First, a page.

Review: Something From Nothing: The Art of Rap (15)

0
Have your say

“I felt I really had to do this film because rap music saved my life,” explains Ice-T, narrator and co-director of this glossy documentary which celebrates the men and women who propelled the lyrical art form into the musical mainstream

Almost 50 interview subjects are shoe-horned into 111 minutes, from old skool legend Grandmaster Caz, who surmises: “Hip hop didn’t invent anything, hip hop re-invented everything,” to a typically chilled Snoop Dogg, claiming to get his creative juices flowing by smoking “a bit of weed” and surrounding himself with beautiful women.

Electrifying scenes of rap’s biggest names in full flow, reciting not only their own lyrics but also favourite phrases by peers, offer a new-found appreciation of these men’s wordsmithery and verbal dexterity. And it is largely a patriarchal world, with brief nods to the rapping sisterhood, represented here by Cherry James (one half of Salt-n-Pepa) and MC Lyte.

The film is clearly a labour of love for Ice-T, who criss-crosses America to interview friends within the industry. However, not everything goes smoothly, such as some filming on the streets of New York with Q-Tip, which is interrupted by a curious passer-by. “Homey, you see the camera? Keep it movin’!” begs Ice-T.

Popular figures such as 50 Cent, Jay-Z and Queen Latifah don’t warrant a mention but Ice-T and co-director Andy Baybutt embrace other icons including Chuck D from Public Enemy, Dr Dre and Eminem, who seems genuine when he claims that rap “is the one thing I think I have that I can do well”.

Ice-T is far more flattering. “Whoever thought one of the greatest rappers of all time would be a white cat?” he purrs. Who indeed...

On limited release

Also Out

In Your Hands (Contre Toi) (15): Almost two years after In Your Hands screened in the French Revolution section of the London Film Festival, Lola Doillon’s slow-burning thriller lays siege to selected cinemas.

The luminous Kristin Scott Thomas continues her ascent to European cinema royalty as dispassionate surgeon Anna, who returns to work after a holiday but something has clearly unsettled her

Eventually, she walks into a police station and makes a disturbing statement about being held hostage by grieving husband Yann Ochberg (Pio Marmai) because he holds her responsible for the death of his wife following a Caesarean section. However, Anna’s carefully worded version of events to the police is not the whole story.

Stockholm syndrome, loneliness and despair kindle sparks of sexual attraction between captor and captive, nudging Doillon’s film into volatile emotional territory.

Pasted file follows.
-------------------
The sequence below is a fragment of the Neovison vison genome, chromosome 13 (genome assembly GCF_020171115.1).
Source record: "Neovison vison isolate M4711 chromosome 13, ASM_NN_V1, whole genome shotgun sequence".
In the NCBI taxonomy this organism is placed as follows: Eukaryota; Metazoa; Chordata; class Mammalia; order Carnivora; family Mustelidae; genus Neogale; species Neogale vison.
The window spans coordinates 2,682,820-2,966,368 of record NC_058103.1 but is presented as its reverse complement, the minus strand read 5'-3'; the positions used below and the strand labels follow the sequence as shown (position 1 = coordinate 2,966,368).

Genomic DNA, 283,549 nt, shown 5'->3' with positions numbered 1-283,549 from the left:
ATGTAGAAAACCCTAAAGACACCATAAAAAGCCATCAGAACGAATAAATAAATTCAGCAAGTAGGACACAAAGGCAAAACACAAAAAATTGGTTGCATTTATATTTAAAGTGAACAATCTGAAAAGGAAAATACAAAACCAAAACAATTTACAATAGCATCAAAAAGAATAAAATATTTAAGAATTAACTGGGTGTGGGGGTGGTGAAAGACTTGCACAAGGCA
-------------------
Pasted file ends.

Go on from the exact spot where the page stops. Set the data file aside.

I Am Bruce Lee (15): On July 20, 1973, the world mourned the sudden death of martial arts legend Bruce Lee. In subsequent years, fans and theorists have suggested that the actor faked his demise or was the victim of an elaborate conspiracy.

Almost 40 years later, film-maker Pete McCormack celebrates the enduring legacy of Lee with this documentary that chronicles his meteoric rise from Chinatown in San Francisco to the bright lights of Hollywood, and explores his pivotal role in popularising Chinese martial arts movies in the West.

Lee’s wife Linda Lee Cadwell and his daughter Shannon Lee provide fascinating contributions interwoven with archive footage and testimonies from celebrities, actors and sportsmen such as Mickey Rourke and Kobe Bryant.

Lola Versus (15): Twenty-nine year-old Lola (Greta Gerwig) is working tirelessly towards her PhD while enjoying a long-time romance with handsome artist Luke (Joel Kinnaman) in the swanky loft apartment they share in New York. Just three weeks before their wedding, which was to be the happiest day of Lola’s life and provide her with the perfect springboard to turn 30, Luke dumps his bride-to-be. She struggles to make sense of this abrupt change of heart and looks to her hip and extremely loving parents (Bill Pullman, Debra Winger) for answers.

Without any glimmers of hope in sight and her biological clock ticking louder and faster than ever, Lola turns to her best friends Henry (Hamish Linklater) and Alice (Zoe Lister-Jones), who inspire her to embark on a madcap journey of self-discovery.

Revenge of the Electric Car (PG): In 2006, film-maker Chris Paine made Who Killed The Electric Car?, a fascinating documentary about the rise and fall of one of the most clean-running cars on the planet, the EV-1.

Now he’s back with a new documentary narrated by Tim Robbins. The premise is the electric car is on the brink of a revival and Paine is granted unprecedented access to General Motors, Nissan and Tesla Motors. Paine examines the data to paint a rosy picture for the future of electric vehicles.